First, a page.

IN THE KERALA FLOOD AND LANDSLIDES 2018
It was Pallium India’s privilege to take part in MITRA, a 1-day
workshop on Inclusive Disaster Management jointly organized by KSDMA and Care
Pallium India’s project officer Vyshnavi presented to the audience the
efforts that Pallium India undertook to assess the health-related suffering in
some disaster-affected areas and the interventions undertaken.
We hope the deliberations will make us prepared to face any future
VACANCY: JUNIOR / SENIOR RESIDENT AT GCRI, AHMEDABAD
[http://gcriindia.org/] Gujarat Cancer & Research Institute
[http://gcriindia.org/] , Ahmedabad, Gujarat invites applications to the posts
of JUNIOR RESIDENT & SENIOR RESIDENT.
NO. OF VACANCIES: 1 each
NATURE OF JOB: Full time Residency
QUALIFICATION: MBBS or Diploma in Clinical branch for Junior Resident,
MD in Clinical branch for Senior Resident
PLACE OF JOB: Dept of Palliative Medicine, Gujarat Cancer & Research
EXPERIENCE: As per prevailing rules of MCI. "
HOW TO APPLY
Interested candidates can send detailed and updated CV to
drpritisanghavi@xxxxxxxxx [mailto:drpritisanghavi@xxxxxxxxx] with email
subject as “Application for the post of Junior Resident / Senior Resident”.
For more details Contact: Dr Priti Sanghavi, drpritisanghavi@xxxxxxxxx
[mailto:drpritisanghavi@xxxxxxxxx] / 9825420656"
VIDEO OF THE MONTH:
PSYCHOLOGICAL ASPECTS OF PAIN [HTTPS://YOUTU.BE/N3P6COSDMHK]
Click here to watch the video: https://youtu.be/n3P6COSDMhk
_(Video by Mike Hill, Moonshine Agency [https://moonshine.agency/] )_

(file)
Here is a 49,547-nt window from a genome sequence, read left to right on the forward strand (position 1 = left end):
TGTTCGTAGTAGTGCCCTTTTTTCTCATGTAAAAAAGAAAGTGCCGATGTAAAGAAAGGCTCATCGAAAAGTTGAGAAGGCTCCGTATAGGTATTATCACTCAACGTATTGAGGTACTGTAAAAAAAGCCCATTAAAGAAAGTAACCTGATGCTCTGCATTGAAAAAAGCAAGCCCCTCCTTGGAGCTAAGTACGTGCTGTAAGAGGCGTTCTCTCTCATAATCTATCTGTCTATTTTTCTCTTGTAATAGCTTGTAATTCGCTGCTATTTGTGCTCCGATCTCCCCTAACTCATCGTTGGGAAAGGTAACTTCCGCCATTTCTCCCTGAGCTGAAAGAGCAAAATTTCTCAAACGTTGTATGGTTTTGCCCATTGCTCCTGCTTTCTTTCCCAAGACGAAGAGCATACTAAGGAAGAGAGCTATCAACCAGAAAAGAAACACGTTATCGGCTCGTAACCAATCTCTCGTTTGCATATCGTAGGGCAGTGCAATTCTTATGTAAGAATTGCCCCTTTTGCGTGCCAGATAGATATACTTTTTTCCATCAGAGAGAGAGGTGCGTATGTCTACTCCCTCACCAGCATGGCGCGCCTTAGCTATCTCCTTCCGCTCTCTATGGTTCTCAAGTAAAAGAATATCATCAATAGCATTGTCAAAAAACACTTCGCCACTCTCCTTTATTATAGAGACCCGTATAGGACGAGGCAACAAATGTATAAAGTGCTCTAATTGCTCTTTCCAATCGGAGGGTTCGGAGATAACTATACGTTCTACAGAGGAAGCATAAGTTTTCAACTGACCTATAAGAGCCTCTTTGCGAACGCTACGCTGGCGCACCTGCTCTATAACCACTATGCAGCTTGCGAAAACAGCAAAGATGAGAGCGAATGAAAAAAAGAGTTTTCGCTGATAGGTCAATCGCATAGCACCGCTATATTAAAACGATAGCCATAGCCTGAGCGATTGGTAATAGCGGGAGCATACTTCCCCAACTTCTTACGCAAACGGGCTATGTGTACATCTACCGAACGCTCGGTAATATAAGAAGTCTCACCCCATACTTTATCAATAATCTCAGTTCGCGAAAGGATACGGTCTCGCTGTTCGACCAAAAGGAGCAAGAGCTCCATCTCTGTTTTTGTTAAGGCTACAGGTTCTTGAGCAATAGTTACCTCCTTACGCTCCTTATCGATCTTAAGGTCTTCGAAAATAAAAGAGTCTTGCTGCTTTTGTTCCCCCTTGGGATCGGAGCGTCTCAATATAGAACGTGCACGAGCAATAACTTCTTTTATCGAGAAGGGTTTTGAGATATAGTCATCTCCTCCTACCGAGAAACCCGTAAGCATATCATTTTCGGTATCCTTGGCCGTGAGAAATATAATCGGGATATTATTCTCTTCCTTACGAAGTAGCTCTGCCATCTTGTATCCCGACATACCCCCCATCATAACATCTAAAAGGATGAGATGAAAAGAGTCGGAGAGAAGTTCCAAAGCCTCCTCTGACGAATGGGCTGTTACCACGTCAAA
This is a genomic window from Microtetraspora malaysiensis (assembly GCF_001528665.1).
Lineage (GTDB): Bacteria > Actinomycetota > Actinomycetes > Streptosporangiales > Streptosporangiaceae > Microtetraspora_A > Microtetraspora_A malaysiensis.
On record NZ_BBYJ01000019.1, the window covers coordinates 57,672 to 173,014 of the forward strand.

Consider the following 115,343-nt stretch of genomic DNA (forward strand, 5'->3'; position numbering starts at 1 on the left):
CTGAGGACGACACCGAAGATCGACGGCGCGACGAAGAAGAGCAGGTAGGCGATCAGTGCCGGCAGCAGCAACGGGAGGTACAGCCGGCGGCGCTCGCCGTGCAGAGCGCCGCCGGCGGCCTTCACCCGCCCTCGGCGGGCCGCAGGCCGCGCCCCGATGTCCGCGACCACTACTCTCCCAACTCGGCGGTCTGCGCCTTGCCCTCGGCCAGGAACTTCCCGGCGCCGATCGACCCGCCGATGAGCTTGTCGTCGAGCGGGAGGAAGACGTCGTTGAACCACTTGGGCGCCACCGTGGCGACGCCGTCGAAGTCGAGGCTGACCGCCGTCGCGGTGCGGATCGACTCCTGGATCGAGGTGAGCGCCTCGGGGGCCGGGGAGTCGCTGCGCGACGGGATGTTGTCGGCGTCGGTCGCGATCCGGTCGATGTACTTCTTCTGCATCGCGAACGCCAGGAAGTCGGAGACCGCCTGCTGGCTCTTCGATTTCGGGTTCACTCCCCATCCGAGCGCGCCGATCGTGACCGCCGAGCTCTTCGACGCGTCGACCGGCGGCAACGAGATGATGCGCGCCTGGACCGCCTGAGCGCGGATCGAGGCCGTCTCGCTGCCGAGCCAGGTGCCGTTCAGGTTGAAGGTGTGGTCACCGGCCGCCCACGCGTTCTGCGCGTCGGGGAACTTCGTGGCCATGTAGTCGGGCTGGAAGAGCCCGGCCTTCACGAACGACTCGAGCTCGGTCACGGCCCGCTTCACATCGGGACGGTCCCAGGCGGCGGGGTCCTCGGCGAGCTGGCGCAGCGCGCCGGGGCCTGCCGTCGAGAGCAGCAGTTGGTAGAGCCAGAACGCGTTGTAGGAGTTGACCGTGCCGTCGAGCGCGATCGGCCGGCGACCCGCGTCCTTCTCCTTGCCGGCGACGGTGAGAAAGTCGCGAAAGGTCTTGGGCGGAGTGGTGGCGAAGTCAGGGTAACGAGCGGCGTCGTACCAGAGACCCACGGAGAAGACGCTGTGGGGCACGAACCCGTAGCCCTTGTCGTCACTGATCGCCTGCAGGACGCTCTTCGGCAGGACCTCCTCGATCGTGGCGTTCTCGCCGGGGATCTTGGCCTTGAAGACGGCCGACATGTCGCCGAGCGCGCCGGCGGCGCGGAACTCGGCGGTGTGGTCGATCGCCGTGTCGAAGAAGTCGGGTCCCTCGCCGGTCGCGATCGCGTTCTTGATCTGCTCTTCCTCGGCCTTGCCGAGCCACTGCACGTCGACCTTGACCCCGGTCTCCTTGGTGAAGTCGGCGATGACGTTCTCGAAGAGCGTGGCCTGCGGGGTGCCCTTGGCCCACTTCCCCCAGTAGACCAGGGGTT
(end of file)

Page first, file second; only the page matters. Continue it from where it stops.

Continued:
KERALA A ROLE MODEL IN MAKING TOURISM DISABLED-FRIENDLY: MINISTER
Kerala is the first state in the country to create basic infrastructure
and amenities for the disabled in tourism centres, thereby setting itself as a
role model for others, said Minister for Tourism, Kadakampally Surendran, on
Speaking after unveiling the new initiatives of Thenmala Ecotourism
Promotion Society (T.E.P.S) at a function here, the Minister unveiled a Braille
Brochure on the attractive spots at Thenmala and a video brochure in sign
OPINION: THE PROBLEM WITH THE PHRASE ‘BEAT CANCER’
The idea that you can “beat” something as insidious as cancer
perpetuates the myth that the patient is wholly responsible for their recovery,
not a human caught up in an endless cycle of surgeries, chemotherapy, radiation
and relapses. And if they don’t beat it? That’s failure.
DONATE TO PALLIUM INDIA [HTTP://PALLIUMINDIA.ORG/DONATE]
The money you give will pay for essential free medicines for the poor,
for their travel to the clinic or for schooling of their children, or other
forms of care.
PLEASE GIVE WHATEVER YOU CAN. NO AMOUNT IS TOO SMALL.
To donate, please visit: